These above decisions were made and followed up by the bizarre call to only have two backs on the substitutes’ bench – scrum-half Richard Wrigglesworth and the versatile yet one-dimensional Matt Banahan. And that is before we even mention Haskell’s omission from the starting fifteen, despite having been England’s best player to that point in many commentators’ and pundits’ opinions.
There will no doubt be countless hindsight-influenced grievances for the English camp to digest after their disappointing demise, but in truth the tournament was not lost in just this one match. In many ways this was a defeat long overdue from earlier in the tournament.
The tournament-long omission of Flood at fly-half rankles. The Leicester man’s energy and creativity that so impressively helped navigate England to a joint-record victory over Australia last November and to four Six Nations wins this Spring have been sorely missed. Instead, bar their unsurprising ten-try mauling of minnows Romania in the group stages, England’s back line have struggled to spark into life under the laboured tutelage of 32-year-old Wilkinson. It has been a tournament-long conservative selection from Johnson, and one which cost England the scintillating momentum built up over the preceding twelve months. Wilkinson’s uncharacteristically wayward kicking has merely rubbed salt in gaping English wounds.
Ill-disciplined and turgid displays against a poor Scottish team and an Argentina side that has regressed since the last World Cup should have hinted that stiffer opposition would be likely to prove near insurmountable when encountered. Perhaps the memory of Irish-scotched Grand Slam dreams back in March warned that in the biggest of games, England’s current players – much like their footballing counterparts – cannot be counted on to deliver.
Whether the ill-discipline on the pitch – England had amongst the highest penalty count in the group stages, for instance – stems from the seeming ill-discipline off it (dare I say it, another trait shared with the footballers) is a matter that will no doubt generate many column inches in the coming days.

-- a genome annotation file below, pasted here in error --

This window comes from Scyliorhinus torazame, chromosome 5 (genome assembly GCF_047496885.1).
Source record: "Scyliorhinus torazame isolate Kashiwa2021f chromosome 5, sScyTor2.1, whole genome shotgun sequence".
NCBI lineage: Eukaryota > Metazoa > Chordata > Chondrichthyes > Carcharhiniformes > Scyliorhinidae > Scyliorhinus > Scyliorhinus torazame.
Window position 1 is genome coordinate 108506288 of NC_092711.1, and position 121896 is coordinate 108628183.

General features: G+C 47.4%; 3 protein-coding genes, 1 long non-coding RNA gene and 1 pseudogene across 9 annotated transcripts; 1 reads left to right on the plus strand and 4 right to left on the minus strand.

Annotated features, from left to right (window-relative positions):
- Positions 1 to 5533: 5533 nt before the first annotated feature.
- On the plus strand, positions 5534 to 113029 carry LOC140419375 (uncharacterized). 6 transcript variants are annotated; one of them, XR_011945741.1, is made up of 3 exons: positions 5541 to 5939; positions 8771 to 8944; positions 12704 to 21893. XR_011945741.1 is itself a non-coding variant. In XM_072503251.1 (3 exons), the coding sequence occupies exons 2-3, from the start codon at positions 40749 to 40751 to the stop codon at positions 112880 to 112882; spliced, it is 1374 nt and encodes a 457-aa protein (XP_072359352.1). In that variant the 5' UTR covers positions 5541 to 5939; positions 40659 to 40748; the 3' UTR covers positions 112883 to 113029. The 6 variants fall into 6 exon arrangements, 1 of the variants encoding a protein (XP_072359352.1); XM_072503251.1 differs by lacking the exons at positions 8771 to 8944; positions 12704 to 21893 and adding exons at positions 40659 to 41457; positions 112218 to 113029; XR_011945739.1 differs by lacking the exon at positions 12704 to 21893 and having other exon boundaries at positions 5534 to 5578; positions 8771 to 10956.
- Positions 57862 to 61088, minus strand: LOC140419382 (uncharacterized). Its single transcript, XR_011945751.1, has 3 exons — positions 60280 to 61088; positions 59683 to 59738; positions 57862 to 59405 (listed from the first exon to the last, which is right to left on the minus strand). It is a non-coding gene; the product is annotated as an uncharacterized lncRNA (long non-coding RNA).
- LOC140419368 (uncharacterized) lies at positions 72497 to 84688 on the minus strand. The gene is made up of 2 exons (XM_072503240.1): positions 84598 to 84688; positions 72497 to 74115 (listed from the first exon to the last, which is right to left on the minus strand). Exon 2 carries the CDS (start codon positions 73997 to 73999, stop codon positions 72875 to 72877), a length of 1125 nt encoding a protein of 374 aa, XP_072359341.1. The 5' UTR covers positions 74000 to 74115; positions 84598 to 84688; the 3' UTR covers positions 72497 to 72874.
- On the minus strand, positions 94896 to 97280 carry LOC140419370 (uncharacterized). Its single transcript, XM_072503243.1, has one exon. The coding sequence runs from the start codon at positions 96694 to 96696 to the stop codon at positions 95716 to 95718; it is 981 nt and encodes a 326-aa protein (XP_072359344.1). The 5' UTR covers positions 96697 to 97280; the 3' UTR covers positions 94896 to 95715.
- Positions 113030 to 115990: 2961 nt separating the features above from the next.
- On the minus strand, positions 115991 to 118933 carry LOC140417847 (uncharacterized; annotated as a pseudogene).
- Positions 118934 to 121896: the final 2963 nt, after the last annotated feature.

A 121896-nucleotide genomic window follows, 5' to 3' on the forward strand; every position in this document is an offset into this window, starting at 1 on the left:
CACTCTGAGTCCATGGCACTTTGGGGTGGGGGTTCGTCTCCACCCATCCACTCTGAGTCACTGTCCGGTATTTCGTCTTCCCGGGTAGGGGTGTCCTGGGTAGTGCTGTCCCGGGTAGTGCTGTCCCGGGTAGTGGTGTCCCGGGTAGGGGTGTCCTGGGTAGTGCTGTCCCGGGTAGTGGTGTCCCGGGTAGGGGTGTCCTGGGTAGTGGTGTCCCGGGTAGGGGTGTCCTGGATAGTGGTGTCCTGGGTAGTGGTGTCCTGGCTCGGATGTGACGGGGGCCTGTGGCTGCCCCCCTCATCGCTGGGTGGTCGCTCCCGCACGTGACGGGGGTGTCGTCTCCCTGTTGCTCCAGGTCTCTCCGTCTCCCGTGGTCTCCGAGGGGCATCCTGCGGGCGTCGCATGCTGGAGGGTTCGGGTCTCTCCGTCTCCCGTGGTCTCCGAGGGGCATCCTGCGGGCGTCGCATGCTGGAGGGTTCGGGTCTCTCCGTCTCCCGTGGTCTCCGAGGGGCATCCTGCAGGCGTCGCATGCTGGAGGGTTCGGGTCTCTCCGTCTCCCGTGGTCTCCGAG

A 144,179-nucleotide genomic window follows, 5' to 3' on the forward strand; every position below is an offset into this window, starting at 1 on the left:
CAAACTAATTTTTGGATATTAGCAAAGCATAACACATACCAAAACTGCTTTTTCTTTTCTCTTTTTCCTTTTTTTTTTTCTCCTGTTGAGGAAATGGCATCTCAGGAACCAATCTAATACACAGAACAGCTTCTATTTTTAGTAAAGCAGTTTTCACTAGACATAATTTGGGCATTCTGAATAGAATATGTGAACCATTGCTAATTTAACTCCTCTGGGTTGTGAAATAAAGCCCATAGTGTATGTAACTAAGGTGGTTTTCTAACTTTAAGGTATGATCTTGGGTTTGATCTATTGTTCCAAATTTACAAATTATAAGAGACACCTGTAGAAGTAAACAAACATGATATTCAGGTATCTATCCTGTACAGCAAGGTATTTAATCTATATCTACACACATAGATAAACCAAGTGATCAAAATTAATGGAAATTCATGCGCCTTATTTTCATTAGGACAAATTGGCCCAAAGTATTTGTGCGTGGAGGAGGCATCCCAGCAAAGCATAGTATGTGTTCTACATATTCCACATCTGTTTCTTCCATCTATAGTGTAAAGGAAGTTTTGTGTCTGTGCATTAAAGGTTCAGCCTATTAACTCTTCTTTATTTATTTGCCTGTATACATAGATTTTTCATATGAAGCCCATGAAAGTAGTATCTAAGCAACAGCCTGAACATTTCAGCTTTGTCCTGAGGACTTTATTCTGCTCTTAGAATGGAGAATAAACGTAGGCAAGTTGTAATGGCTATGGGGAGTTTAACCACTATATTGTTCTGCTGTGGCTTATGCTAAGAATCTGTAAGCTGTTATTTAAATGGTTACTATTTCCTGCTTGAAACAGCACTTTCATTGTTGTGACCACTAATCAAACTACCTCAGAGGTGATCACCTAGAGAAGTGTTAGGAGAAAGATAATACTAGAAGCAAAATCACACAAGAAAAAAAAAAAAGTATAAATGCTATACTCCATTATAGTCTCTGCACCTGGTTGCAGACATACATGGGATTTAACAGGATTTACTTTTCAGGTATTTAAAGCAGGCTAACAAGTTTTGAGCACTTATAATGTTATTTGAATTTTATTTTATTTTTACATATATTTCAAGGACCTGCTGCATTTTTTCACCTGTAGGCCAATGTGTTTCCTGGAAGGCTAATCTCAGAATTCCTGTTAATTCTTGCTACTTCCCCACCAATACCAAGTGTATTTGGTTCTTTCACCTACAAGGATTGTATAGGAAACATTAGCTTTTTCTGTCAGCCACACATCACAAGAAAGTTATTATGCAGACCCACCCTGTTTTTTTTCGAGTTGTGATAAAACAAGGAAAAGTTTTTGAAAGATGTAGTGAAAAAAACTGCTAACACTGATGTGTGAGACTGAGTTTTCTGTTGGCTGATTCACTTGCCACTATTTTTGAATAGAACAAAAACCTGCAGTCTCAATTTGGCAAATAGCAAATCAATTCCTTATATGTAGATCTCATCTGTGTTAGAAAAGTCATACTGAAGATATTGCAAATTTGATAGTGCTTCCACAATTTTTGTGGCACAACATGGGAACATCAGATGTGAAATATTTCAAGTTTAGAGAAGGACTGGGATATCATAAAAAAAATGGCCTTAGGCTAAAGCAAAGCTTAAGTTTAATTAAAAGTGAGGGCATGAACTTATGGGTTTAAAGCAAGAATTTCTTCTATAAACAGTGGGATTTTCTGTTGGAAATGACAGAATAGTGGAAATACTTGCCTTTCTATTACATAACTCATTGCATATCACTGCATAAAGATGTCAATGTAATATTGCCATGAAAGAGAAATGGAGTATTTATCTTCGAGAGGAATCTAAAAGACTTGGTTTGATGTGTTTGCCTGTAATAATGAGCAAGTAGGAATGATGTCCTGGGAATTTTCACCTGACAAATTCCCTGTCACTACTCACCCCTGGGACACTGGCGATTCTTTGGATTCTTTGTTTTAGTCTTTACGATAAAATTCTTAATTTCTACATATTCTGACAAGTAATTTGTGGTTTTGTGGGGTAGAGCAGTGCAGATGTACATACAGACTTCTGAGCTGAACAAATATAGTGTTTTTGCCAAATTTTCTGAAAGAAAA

All-in-all the past month has been frustrating for all concerned with English rugby. Right from the announcement of a controversial all-black change strip, through the reported dwarf-throwing and Mike Tindall’s blonde-bombshell escapades, the lacklustre and error-strewn in-game performances, and up to the fitting denouement of conceding a penalty and watching helplessly as the ball and their hopes sailed away from the pitch, England have neither looked like a team likely to win the Rugby World Cup, nor a team capable of knuckling down off the pitch to achieve the desired results on it.
How much of that is the responsibility of the current management and coaching staff is a matter the RFU will no doubt investigate and act on if they deem appropriate in the coming months. For now though, Johnson does not entertain questions about his future and enjoys the backing of the dressing room. Whether he pays the price for England’s worst World Cup showing since 1999 remains to be seen. However, if it costs England the next generation of talented rugby players, disillusioned with ‘heroes’ more interested in chasing the beverages and the women than the ultimate prize in their chosen sport, then few will be forgiving.
Looking forwards to 2015, a side with dynamic ball-carrying forwards such as Lawes, Croft and Haskell, and a back-line littered with the likes of Ben Youngs, Flood, Manu Tuilagi, Ben Foden and Chris Ashton has to be encouraged to, and trained to, play with an attacking, ball-in-hand game plan. Martin Johnson’s current penchant for conservatism is unlikely to get the best out of what appears to be a talented group of rugby players, but that narrative is not yet written and will follow in due course.
One thing is for certain though – if England approach the next World Cup with the same attitude, carelessness and lack of intensity, then they can expect the same result: a melancholic exit far earlier than desired. Given the promising talent in the side and the fact that England are hosting that tournament, that would be one burdensome anti-climactic disappointment for all concerned. Who knows, perhaps this early exit at the hands of their Gallic foes might prove a blessing in disguise as far as England’s long-game is concerned…